What Helped and Didn’t Help During Grieving Process

According USC’s Andrew Scharlach, participants in his ongoing study have generally agreed about gestures and experiences that were helpful to them, and what were not, in completing the grieving process.

Under the helpful category:

* Having talked with the parent before his or her death. One woman reported conducting a life review with her family on her mother’s death bed.

* Many appreciated being able to talk with others about their dead parents.


* They reported that cards, notes and calls received were helpful in coming to terms with the finality of the event.

* Many said that talking with their pets was surprisingly useful. “One woman stated that her dog provided her with much support during the first few months: “I could talk with him for hours, and he didn’t mind, he never cut me off.”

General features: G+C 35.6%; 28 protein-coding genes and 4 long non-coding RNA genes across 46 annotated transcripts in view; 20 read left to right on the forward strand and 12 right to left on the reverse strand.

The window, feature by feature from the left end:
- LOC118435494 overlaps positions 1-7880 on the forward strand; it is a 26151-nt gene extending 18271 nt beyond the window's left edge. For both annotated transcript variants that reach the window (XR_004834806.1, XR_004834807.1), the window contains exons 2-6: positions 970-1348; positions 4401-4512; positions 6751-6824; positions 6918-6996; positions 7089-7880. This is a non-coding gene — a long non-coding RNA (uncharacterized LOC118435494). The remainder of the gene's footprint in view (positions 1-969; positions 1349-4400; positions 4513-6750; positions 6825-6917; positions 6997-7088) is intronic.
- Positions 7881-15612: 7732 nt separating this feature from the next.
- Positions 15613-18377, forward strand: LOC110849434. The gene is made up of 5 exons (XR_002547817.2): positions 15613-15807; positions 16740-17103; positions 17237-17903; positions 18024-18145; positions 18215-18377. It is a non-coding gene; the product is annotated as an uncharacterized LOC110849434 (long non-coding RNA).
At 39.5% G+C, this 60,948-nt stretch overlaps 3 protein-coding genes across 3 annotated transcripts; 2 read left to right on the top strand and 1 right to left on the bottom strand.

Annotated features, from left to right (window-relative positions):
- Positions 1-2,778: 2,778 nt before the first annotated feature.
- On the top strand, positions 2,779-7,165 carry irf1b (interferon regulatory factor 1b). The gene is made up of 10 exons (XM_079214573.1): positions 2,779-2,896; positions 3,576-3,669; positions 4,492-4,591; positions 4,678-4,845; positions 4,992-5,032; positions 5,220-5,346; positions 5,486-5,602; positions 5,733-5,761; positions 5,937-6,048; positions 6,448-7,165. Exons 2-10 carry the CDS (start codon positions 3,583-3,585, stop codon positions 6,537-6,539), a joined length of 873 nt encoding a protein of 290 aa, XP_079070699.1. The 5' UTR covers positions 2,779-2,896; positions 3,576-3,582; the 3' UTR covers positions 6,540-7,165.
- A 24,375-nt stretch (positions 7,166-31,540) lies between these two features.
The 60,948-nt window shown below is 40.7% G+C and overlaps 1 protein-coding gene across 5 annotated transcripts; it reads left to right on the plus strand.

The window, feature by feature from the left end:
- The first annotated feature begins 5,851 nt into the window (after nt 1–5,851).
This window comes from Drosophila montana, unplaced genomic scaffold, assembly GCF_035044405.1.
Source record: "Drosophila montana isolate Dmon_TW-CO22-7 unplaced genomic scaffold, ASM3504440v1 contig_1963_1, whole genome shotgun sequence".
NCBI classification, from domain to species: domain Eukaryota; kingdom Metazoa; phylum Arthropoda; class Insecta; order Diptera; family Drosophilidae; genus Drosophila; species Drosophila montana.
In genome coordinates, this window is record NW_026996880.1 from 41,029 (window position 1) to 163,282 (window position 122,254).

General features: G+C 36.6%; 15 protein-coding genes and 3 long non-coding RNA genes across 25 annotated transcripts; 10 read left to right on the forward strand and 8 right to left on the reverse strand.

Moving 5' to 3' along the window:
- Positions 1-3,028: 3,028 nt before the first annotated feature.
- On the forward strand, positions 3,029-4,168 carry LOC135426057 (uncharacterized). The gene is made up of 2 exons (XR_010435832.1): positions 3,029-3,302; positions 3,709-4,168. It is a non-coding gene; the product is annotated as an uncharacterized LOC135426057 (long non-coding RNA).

* One person said she felt good about having taken care of her parents (both suffered from senile dementia) in her home, granting her mother’s wish to not be placed in a nursing home or separated from her husband.

By contrast, what wasn’t helpful:


* The major complaint dealt with friends and relatives who weren’t supportive. One person said it was difficult when her friends tried to change the subject whenever she started talking about her parents or their deaths.

* If the last contact with the parent was conflictual, some people felt guilt. One person had a small argument with her father on the phone the night before he died, and five years later still regrets it.

* Several participants objected to having heard “now it is your job to be the strong one"--when all that individual wanted to do was cry and be taken care of.